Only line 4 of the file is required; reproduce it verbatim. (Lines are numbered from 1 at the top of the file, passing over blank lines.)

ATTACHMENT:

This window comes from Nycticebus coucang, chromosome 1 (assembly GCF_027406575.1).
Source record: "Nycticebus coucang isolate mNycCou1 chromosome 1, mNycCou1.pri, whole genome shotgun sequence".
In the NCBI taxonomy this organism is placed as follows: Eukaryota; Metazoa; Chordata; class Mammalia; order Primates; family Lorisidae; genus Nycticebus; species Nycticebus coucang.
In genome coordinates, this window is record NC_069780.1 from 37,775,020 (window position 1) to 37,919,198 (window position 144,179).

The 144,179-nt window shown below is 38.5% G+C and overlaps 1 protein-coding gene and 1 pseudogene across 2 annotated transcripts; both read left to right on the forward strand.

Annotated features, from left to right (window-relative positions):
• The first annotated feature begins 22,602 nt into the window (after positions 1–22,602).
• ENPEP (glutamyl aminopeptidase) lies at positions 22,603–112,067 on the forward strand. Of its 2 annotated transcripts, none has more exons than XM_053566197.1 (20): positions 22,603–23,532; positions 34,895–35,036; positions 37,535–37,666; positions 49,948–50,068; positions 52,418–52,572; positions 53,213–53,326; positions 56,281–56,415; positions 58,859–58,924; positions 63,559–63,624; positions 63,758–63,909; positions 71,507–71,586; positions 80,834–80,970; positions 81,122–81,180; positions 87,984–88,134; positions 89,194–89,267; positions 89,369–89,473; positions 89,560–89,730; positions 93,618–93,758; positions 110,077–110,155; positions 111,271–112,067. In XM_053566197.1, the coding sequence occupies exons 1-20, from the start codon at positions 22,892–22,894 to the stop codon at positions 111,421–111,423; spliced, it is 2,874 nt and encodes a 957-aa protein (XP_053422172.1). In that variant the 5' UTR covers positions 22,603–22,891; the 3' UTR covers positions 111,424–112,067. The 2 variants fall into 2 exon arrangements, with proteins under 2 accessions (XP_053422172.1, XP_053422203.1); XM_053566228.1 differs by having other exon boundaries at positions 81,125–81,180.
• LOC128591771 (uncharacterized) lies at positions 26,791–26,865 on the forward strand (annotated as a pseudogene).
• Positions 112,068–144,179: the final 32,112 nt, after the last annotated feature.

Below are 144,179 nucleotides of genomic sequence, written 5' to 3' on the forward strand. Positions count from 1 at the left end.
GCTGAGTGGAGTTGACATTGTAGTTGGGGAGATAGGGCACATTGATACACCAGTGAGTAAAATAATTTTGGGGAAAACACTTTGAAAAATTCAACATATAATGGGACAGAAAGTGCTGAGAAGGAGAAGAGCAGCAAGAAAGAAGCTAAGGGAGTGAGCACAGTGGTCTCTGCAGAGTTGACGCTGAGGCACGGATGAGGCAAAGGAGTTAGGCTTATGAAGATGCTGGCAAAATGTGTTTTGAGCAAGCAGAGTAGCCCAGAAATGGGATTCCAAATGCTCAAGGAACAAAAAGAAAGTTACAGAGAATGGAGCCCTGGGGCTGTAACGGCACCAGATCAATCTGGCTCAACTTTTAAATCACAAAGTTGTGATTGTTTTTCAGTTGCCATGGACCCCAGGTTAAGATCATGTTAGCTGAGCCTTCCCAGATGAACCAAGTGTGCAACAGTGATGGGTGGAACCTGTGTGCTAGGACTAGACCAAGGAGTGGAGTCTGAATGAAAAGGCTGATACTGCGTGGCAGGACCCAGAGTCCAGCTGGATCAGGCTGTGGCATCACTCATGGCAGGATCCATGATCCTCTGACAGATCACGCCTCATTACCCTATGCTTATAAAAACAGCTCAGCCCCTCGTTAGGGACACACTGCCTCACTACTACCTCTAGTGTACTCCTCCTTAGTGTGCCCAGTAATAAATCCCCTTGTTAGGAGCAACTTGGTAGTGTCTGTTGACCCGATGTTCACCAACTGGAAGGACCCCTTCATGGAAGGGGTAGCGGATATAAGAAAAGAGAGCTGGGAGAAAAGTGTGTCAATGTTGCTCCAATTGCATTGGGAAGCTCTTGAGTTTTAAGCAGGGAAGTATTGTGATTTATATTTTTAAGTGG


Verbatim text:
In genome coordinates, this window is record NC_069780.1 from 37,775,020 (window position 1) to 37,919,198 (window position 144,179).